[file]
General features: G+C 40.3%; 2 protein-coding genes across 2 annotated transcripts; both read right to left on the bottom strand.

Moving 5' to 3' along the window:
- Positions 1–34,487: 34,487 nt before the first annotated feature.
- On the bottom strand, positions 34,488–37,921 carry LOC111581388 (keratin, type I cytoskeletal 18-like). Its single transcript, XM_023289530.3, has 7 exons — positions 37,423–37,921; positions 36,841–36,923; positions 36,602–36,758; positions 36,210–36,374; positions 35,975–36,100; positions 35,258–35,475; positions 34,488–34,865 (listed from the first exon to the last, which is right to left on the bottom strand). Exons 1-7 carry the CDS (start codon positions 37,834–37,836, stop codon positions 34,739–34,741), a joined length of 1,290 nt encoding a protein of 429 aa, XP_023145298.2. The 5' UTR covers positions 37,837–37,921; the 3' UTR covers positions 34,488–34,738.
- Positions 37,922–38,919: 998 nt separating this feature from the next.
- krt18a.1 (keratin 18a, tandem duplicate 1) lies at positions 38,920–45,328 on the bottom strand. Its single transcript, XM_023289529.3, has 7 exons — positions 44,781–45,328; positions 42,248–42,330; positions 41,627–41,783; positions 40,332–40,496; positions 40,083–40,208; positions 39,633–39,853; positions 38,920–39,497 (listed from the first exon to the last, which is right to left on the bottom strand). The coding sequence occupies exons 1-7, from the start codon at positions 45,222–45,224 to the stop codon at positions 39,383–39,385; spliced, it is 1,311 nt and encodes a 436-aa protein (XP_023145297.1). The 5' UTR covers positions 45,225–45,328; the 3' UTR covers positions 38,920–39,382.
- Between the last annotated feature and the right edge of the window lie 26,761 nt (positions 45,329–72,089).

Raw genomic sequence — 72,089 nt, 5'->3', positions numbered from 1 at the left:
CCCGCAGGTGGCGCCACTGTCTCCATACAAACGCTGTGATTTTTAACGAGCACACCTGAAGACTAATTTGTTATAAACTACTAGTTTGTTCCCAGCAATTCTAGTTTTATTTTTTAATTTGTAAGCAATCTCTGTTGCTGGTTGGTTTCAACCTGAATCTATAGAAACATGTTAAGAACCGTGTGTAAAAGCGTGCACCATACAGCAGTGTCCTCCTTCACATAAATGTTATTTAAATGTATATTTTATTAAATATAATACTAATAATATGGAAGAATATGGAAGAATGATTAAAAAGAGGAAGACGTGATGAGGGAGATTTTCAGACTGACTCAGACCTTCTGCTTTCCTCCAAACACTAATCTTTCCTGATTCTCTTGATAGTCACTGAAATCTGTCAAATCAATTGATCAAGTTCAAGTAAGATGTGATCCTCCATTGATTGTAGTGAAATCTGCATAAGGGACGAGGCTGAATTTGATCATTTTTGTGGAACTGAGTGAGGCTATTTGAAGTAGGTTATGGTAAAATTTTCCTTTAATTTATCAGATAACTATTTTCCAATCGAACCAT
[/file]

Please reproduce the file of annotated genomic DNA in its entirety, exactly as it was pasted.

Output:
General features: G+C 40.3%; 2 protein-coding genes across 2 annotated transcripts; both read right to left on the bottom strand.

Moving 5' to 3' along the window:
- Positions 1–34,487: 34,487 nt before the first annotated feature.
- On the bottom strand, positions 34,488–37,921 carry LOC111581388 (keratin, type I cytoskeletal 18-like). Its single transcript, XM_023289530.3, has 7 exons — positions 37,423–37,921; positions 36,841–36,923; positions 36,602–36,758; positions 36,210–36,374; positions 35,975–36,100; positions 35,258–35,475; positions 34,488–34,865 (listed from the first exon to the last, which is right to left on the bottom strand). Exons 1-7 carry the CDS (start codon positions 37,834–37,836, stop codon positions 34,739–34,741), a joined length of 1,290 nt encoding a protein of 429 aa, XP_023145298.2. The 5' UTR covers positions 37,837–37,921; the 3' UTR covers positions 34,488–34,738.
- Positions 37,922–38,919: 998 nt separating this feature from the next.
- krt18a.1 (keratin 18a, tandem duplicate 1) lies at positions 38,920–45,328 on the bottom strand. Its single transcript, XM_023289529.3, has 7 exons — positions 44,781–45,328; positions 42,248–42,330; positions 41,627–41,783; positions 40,332–40,496; positions 40,083–40,208; positions 39,633–39,853; positions 38,920–39,497 (listed from the first exon to the last, which is right to left on the bottom strand). The coding sequence occupies exons 1-7, from the start codon at positions 45,222–45,224 to the stop codon at positions 39,383–39,385; spliced, it is 1,311 nt and encodes a 436-aa protein (XP_023145297.1). The 5' UTR covers positions 45,225–45,328; the 3' UTR covers positions 38,920–39,382.
- Between the last annotated feature and the right edge of the window lie 26,761 nt (positions 45,329–72,089).

Raw genomic sequence — 72,089 nt, 5'->3', positions numbered from 1 at the left:
CCCGCAGGTGGCGCCACTGTCTCCATACAAACGCTGTGATTTTTAACGAGCACACCTGAAGACTAATTTGTTATAAACTACTAGTTTGTTCCCAGCAATTCTAGTTTTATTTTTTAATTTGTAAGCAATCTCTGTTGCTGGTTGGTTTCAACCTGAATCTATAGAAACATGTTAAGAACCGTGTGTAAAAGCGTGCACCATACAGCAGTGTCCTCCTTCACATAAATGTTATTTAAATGTATATTTTATTAAATATAATACTAATAATATGGAAGAATATGGAAGAATGATTAAAAAGAGGAAGACGTGATGAGGGAGATTTTCAGACTGACTCAGACCTTCTGCTTTCCTCCAAACACTAATCTTTCCTGATTCTCTTGATAGTCACTGAAATCTGTCAAATCAATTGATCAAGTTCAAGTAAGATGTGATCCTCCATTGATTGTAGTGAAATCTGCATAAGGGACGAGGCTGAATTTGATCATTTTTGTGGAACTGAGTGAGGCTATTTGAAGTAGGTTATGGTAAAATTTTCCTTTAATTTATCAGATAACTATTTTCCAATCGAACCAT